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On wishing I never went to college

First, some background:

2004: Senior year of high school. Applied to five colleges. Three for theatre (acting), one for biology, one for nursing. Accepted to all of them, I chose to go to VCU for theatre.
2005: Started at VCU for theatre. Naive and starry-eyed.
Summer 2006: Decided not to go back to school for theatre, found it wanting. Move in with parents.
Late Summer 2006: Decided to go back to school for theatre after a late night drunken conversation with friends. Move out of parents’ house.
Spring 2007: Unsure of whether or not to continue into a third year of theatre, I said “fuck it” and continued on.
Fall 2007: After getting yelled at in an acting class for laughing during the typewriter game, I drop out of VCU for good.
Fall 2007 – Spring 2009: Epic amounts of floundering. Enroll in a wide variety of courses at local community college including emergency medical services, child psychology, and biology. Never complete a full semester.
Summer 2009 – Spring 2010: Start working at gym. Study on my own to become a personal trainer. Get certification. Enroll in local personal training institute to further my education. Never complete entire course after realizing it wasn’t for me.
Spring 2010: Enroll at University of Phoenix for AA in communications.
Summer 2011: Complete AA in communications.
Summer 2011 – Spring 2013: Try on two different majors – journalism and visual communications – until settling on health and human services (because I want to save the world, duh).
Spring 2014: Complete BA in health and human services.

Student loansYou know what’s dumb? Expecting a 16 year-old to know what the hell she wants to do with the rest of her life.

Filling out college applications my junior year I was an average (at best) student full of naivety about the future to come. I don’t have my VCU application essay anymore but that’s probably for the best. I vaguely remember an incredibly cliche essay about following my dreams and never looking back. #art #dreamer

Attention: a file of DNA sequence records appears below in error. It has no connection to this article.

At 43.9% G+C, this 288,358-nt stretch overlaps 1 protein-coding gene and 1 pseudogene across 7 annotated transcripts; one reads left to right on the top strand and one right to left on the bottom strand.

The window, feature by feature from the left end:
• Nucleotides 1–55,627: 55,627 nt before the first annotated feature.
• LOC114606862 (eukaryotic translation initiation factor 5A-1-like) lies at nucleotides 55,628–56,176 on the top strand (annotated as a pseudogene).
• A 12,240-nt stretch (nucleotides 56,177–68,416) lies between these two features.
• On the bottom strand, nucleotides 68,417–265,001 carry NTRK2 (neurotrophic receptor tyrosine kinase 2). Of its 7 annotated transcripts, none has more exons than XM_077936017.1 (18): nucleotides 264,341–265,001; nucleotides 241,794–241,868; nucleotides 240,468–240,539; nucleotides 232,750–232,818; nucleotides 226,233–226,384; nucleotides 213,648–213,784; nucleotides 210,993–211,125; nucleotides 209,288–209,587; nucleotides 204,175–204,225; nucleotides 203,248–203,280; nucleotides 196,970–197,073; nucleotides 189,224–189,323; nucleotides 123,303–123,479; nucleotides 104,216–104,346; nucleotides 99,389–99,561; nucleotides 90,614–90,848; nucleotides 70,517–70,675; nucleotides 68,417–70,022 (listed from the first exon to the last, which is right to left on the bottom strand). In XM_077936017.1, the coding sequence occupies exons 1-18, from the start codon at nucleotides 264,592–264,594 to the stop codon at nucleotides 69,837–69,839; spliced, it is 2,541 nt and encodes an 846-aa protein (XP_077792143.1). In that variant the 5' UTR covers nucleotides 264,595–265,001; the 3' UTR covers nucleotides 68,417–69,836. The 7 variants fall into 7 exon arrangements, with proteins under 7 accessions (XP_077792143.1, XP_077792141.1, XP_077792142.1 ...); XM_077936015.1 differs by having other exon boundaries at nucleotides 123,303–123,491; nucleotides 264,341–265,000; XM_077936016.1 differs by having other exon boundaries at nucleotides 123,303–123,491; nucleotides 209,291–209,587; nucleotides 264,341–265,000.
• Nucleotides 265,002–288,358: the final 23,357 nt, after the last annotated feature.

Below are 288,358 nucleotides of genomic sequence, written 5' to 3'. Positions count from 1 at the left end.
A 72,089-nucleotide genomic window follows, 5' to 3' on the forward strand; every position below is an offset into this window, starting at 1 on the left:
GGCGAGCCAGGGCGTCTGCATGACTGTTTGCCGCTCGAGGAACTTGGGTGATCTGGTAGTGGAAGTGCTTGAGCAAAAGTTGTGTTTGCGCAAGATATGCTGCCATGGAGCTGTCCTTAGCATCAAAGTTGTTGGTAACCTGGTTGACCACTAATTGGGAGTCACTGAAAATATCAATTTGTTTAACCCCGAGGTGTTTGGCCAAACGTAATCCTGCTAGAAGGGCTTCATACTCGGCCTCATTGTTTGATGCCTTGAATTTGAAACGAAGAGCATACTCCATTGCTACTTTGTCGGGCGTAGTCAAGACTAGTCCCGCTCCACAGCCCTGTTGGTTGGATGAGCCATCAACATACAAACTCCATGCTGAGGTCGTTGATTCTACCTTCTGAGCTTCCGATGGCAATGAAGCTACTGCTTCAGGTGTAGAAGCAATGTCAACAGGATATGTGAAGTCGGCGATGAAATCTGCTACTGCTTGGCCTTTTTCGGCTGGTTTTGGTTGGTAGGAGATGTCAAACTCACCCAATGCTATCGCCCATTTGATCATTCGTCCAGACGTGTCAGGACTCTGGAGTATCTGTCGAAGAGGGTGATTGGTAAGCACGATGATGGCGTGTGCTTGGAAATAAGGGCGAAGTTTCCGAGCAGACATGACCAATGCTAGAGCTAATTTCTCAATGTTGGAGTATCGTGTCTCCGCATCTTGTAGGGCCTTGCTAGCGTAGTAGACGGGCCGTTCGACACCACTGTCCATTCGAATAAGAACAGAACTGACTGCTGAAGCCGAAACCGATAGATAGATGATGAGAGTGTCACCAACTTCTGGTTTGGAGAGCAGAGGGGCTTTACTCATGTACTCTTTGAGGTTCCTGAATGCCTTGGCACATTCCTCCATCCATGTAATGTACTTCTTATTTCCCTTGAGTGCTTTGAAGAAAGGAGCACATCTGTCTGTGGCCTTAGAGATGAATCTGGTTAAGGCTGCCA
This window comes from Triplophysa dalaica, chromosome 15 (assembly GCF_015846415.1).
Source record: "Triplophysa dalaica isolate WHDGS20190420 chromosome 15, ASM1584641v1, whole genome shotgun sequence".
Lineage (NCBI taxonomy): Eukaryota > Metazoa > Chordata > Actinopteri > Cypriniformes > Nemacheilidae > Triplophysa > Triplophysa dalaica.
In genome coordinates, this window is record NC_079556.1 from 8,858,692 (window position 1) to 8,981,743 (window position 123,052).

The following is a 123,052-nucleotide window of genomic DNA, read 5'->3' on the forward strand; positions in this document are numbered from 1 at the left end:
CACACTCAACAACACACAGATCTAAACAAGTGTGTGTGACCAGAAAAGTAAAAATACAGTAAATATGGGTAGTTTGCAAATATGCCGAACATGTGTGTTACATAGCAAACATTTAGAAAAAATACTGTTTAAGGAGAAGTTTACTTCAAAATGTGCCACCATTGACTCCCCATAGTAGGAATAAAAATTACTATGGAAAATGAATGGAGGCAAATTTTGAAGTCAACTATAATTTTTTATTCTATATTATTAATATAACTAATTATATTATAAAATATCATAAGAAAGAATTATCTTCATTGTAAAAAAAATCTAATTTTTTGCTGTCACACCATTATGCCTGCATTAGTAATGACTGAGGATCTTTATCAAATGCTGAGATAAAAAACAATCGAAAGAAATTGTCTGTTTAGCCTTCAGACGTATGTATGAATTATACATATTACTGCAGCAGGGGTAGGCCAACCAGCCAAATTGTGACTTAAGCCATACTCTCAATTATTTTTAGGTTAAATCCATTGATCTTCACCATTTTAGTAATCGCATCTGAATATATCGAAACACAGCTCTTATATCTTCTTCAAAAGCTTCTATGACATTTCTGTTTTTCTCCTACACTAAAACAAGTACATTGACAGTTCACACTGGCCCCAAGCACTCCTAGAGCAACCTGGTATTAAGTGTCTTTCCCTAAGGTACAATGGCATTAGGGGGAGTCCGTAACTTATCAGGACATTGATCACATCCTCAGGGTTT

I love theatre but surrounded by classmates willing to live in shoeboxes for the rest of their lives to live out their dreams, I realized I wasn’t like them. I never felt like I fit in with my classmates and maybe that’s why. I wanted to act but not if it meant being poor and never going on vacation. I had no business trying to figure out a college major when I hadn’t experienced anything outside of high school and my retail jobs. How was I supposed to know what to do with my life? I guessed. And I guessed a lot, hoping something would eventually stick. When I dropped out of college I spent time pursuing things that interested me because I had no other idea how to figure out the rest of my life and hey, college is what you’re supposed to do, right?

I now have two degrees: an associate’s and a bachelor’s, and I still can’t figure out if they were worth it.

I didn’t learn anything new to get my degrees. And that’s not because I took horrible classes and the degree programs were useless. It’s because I naturally seek out what interests me. I had already studied organizational communications concepts before I started my first day of my associate’s degree. I had already studied the largest pieces of the PPACA before starting my bachelor’s degree. After spending most of my life as an average student, I kicked ass in school for both of my degrees. Because I cared about the subject material and I work hard when I’m excited.

I learned. On my own time, in my own terms. I knew what I wanted to know more about and I researched until my face turned blue. And had I done all of that research and never completed those degrees, I would have all of the same knowledge but probably wouldn’t have the same career path.